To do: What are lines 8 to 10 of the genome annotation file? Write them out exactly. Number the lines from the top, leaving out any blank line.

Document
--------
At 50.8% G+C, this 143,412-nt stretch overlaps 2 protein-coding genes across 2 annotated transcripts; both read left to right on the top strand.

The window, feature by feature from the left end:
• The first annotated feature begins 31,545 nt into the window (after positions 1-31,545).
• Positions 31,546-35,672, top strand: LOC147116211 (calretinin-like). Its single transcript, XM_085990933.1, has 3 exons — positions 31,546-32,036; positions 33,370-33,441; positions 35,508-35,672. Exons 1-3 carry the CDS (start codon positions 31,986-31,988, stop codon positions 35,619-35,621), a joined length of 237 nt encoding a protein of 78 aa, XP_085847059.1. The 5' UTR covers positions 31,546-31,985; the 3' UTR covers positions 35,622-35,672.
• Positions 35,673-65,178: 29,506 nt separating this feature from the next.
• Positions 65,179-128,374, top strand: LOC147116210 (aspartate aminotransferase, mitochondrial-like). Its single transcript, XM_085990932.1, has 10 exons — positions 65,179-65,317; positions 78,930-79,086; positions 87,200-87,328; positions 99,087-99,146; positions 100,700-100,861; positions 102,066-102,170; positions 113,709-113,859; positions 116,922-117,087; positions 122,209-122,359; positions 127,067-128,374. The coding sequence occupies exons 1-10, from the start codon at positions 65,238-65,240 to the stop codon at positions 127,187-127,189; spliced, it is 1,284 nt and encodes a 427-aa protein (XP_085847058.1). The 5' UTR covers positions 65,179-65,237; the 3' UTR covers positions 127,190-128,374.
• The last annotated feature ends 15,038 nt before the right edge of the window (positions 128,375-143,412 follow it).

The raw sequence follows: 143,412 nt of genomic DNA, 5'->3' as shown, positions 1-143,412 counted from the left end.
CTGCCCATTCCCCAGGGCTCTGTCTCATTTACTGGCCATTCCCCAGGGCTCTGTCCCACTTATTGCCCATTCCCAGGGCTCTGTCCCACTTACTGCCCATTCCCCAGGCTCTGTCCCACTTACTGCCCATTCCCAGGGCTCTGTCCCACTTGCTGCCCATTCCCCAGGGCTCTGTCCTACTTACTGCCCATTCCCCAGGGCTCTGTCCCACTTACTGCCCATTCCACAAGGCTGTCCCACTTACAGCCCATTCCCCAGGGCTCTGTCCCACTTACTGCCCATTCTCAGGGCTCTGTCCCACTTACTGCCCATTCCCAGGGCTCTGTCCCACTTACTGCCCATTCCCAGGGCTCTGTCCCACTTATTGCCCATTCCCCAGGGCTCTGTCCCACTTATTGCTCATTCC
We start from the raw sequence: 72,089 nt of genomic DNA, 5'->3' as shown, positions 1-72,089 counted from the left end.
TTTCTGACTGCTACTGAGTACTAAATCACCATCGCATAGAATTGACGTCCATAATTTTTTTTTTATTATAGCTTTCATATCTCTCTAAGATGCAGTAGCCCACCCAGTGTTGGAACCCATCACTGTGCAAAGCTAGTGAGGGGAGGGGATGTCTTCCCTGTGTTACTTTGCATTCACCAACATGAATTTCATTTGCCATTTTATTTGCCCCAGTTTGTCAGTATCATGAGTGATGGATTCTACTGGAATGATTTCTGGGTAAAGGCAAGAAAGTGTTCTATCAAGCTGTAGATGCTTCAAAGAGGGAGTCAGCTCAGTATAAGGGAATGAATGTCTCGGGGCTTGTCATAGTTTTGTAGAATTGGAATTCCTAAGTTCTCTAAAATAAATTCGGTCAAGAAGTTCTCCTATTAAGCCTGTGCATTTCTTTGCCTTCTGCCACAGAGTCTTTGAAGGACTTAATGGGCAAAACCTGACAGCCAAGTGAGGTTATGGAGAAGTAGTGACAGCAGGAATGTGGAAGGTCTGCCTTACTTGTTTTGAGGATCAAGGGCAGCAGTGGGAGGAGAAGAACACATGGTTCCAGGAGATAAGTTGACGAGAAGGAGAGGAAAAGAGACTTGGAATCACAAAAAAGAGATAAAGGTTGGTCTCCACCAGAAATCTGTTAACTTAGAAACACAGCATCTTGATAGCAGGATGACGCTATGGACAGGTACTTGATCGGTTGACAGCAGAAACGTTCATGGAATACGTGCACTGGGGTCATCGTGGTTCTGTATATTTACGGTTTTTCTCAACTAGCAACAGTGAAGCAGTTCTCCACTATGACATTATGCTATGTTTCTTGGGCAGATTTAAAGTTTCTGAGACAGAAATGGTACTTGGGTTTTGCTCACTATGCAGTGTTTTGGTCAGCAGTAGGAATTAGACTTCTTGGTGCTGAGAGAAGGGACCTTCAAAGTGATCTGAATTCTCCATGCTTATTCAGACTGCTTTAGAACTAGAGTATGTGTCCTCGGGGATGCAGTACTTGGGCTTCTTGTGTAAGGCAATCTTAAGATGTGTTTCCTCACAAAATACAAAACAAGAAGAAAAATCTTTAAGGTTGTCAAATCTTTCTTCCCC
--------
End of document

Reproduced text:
The raw sequence follows: 143,412 nt of genomic DNA, 5'->3' as shown, positions 1-143,412 counted from the left end.
CTGCCCATTCCCCAGGGCTCTGTCTCATTTACTGGCCATTCCCCAGGGCTCTGTCCCACTTATTGCCCATTCCCAGGGCTCTGTCCCACTTACTGCCCATTCCCCAGGCTCTGTCCCACTTACTGCCCATTCCCAGGGCTCTGTCCCACTTGCTGCCCATTCCCCAGGGCTCTGTCCTACTTACTGCCCATTCCCCAGGGCTCTGTCCCACTTACTGCCCATTCCACAAGGCTGTCCCACTTACAGCCCATTCCCCAGGGCTCTGTCCCACTTACTGCCCATTCTCAGGGCTCTGTCCCACTTACTGCCCATTCCCAGGGCTCTGTCCCACTTACTGCCCATTCCCAGGGCTCTGTCCCACTTATTGCCCATTCCCCAGGGCTCTGTCCCACTTATTGCTCATTCC
We start from the raw sequence: 72,089 nt of genomic DNA, 5'->3' as shown, positions 1-72,089 counted from the left end.